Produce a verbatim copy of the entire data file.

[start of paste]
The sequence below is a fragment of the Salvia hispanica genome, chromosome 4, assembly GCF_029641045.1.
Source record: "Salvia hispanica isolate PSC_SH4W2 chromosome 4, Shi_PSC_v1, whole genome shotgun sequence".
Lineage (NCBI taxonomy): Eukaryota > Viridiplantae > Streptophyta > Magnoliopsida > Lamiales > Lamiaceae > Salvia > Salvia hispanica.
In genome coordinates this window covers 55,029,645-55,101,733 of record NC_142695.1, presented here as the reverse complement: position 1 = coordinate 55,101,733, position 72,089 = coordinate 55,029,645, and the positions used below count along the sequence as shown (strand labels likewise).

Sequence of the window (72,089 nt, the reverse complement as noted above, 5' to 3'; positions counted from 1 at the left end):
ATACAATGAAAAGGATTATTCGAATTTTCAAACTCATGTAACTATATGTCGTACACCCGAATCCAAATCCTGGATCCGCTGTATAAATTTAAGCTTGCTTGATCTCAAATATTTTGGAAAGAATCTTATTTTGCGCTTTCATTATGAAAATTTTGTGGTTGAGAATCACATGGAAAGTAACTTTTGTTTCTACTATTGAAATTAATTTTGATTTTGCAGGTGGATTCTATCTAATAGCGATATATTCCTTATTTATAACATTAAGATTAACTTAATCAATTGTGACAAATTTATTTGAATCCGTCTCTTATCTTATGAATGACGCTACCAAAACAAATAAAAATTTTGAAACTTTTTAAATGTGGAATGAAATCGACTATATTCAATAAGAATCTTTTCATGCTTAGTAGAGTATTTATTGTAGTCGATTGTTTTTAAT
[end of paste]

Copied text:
The sequence below is a fragment of the Salvia hispanica genome, chromosome 4, assembly GCF_029641045.1.
Source record: "Salvia hispanica isolate PSC_SH4W2 chromosome 4, Shi_PSC_v1, whole genome shotgun sequence".
Lineage (NCBI taxonomy): Eukaryota > Viridiplantae > Streptophyta > Magnoliopsida > Lamiales > Lamiaceae > Salvia > Salvia hispanica.
In genome coordinates this window covers 55,029,645-55,101,733 of record NC_142695.1, presented here as the reverse complement: position 1 = coordinate 55,101,733, position 72,089 = coordinate 55,029,645, and the positions used below count along the sequence as shown (strand labels likewise).

Sequence of the window (72,089 nt, the reverse complement as noted above, 5' to 3'; positions counted from 1 at the left end):
ATACAATGAAAAGGATTATTCGAATTTTCAAACTCATGTAACTATATGTCGTACACCCGAATCCAAATCCTGGATCCGCTGTATAAATTTAAGCTTGCTTGATCTCAAATATTTTGGAAAGAATCTTATTTTGCGCTTTCATTATGAAAATTTTGTGGTTGAGAATCACATGGAAAGTAACTTTTGTTTCTACTATTGAAATTAATTTTGATTTTGCAGGTGGATTCTATCTAATAGCGATATATTCCTTATTTATAACATTAAGATTAACTTAATCAATTGTGACAAATTTATTTGAATCCGTCTCTTATCTTATGAATGACGCTACCAAAACAAATAAAAATTTTGAAACTTTTTAAATGTGGAATGAAATCGACTATATTCAATAAGAATCTTTTCATGCTTAGTAGAGTATTTATTGTAGTCGATTGTTTTTAAT